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Tic douloureux – causes, side effects and treatments at

Saturday, July 21, 2018 by

Medical students all remember the countless mnemonics for cranial nerves, whether it was, “Oh, Oh, Oh, To Tickle A Female’s Vagina Gave Victor A Hard-on” or “Oh, Oh, Oh, To Touch And Feel A Guy’s Vein And Hotdog.” These helped them remember the 12 cranial nerves in order and the corresponding illnesses that can affect them.

One of the more common neurological disorders that was studied centered on the fifth nerve, the trigeminal, so named because it has three branches responsible for face sensation:

  • The ophthalmic branch which controls the scalp, forehead, upper eyelid, and the tip of the nose;
  • The maxillary branch which controls the lower eyelid, the side of the nose, the upper lip and cheek, and the upper teeth and gums; and
  • The mandibular branch which controls the lower teeth and gums, lower lip, chin, jaw, and parts of the ear.

Dysfunction in any one or all of these branches is called trigeminal neuralgia or tic douloureax. This specific type of inflammation causes intense pain and can force patients to move the head in an obvious movement known as a “tic”.

Trigeminal neuralgia may be an isolated episode or may occur every few hours, minutes, or even seconds. It can affect people of any age, although those older than 60 years old are at an increased risk of developing the condition.

For reasons yet known, trigeminal neuralgia affects the right side of the face five times more often than the left.

In nearly all cases, tic douloureax is caused by a compression of the trigeminal nerve; however five to 10 percent can be attributed to other medical conditions such as multiple sclerosis, tumors, and abnormalities in the skull.

Known symptoms of tic douloureux  

Tic douloureux causes sharp, stabbing pain on one side of the face. It usually begins at the angle of the jaw and then begins to radiate along the junction lines. Pain is intense and is described as an “electric shock”. Patients say that it worsens with touch, chewing, or cold exposure in the mouth. During an attack, affected individuals will shield their face to protect it from being touched. This is an important distinction and diagnostic tool: other pain conditions (like a toothache) would have the person rubbing or holding the face to alleviate the pain.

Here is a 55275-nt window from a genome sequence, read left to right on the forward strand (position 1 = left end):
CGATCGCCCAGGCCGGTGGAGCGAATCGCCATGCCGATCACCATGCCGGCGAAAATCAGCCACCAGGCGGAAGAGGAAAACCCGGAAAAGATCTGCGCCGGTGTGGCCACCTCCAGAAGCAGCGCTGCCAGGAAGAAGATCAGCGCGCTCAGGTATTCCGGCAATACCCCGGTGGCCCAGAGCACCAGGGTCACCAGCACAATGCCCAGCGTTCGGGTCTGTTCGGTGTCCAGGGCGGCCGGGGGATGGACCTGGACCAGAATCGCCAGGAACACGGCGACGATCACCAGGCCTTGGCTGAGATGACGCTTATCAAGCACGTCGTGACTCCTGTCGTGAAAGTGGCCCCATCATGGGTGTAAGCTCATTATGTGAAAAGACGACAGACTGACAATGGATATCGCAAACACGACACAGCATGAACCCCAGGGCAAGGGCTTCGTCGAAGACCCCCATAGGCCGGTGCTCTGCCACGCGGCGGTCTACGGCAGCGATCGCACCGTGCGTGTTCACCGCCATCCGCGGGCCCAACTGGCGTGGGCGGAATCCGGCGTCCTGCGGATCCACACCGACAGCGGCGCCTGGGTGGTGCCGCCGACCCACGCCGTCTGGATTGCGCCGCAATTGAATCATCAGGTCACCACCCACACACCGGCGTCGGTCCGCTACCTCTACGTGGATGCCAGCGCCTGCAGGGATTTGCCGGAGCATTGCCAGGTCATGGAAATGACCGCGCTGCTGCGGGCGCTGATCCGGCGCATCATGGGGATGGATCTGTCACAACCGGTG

The pain resolves completely after a few moments. The length at which attacks occur vary per individual. Pain may subside for months or years but there is always a risk that trigeminal neuralgia will recur without any sort of warning.

Body systems harmed by tic douloureux  

Trigeminal neuralgia affects the fifth cranial nerve. Symptoms are focused on the face.

Food items or nutrients that may prevent tic douloureux

A low-saturated fat diet is the best way to prevent trigeminal neuralgia. Medical doctors have found that excessive saturated fat intake damages the nerves associated with face sensation.

Treatments, management plans for tic douloureux  

The condition is excruciating (to say the least) but is thankfully quite short-lived. That being said, no one can guarantee that it will not recur. There is no known cure for the condition but there are some home remedies you can try to help with the after-effects of the pain. These include:

  • Cayenne pepper – Creams that contain capsaicin or cayenne pepper can reduce pain caused by trigeminal neuralgia. Alternatively, you can add a pinch of cayenne pepper to a few tablespoons of olive oil and apply the mixture on the affected area.
  • Chinese herbs – Several traditional Chinese medicines are used to alleviate pain in the face.
  • Pinkroots – Spigelia, as they are more commonly called, are used in homeopathy as an effective cure for pain.

Where to learn more


Tic douloureux, or trigeminal neuralgia, is a disorder caused by the inflammation of the fifth cranial nerve.

The condition affects facial sensations and is described to be a sharp and excruciating type of pain.

There is no known cure for tic douloureux.

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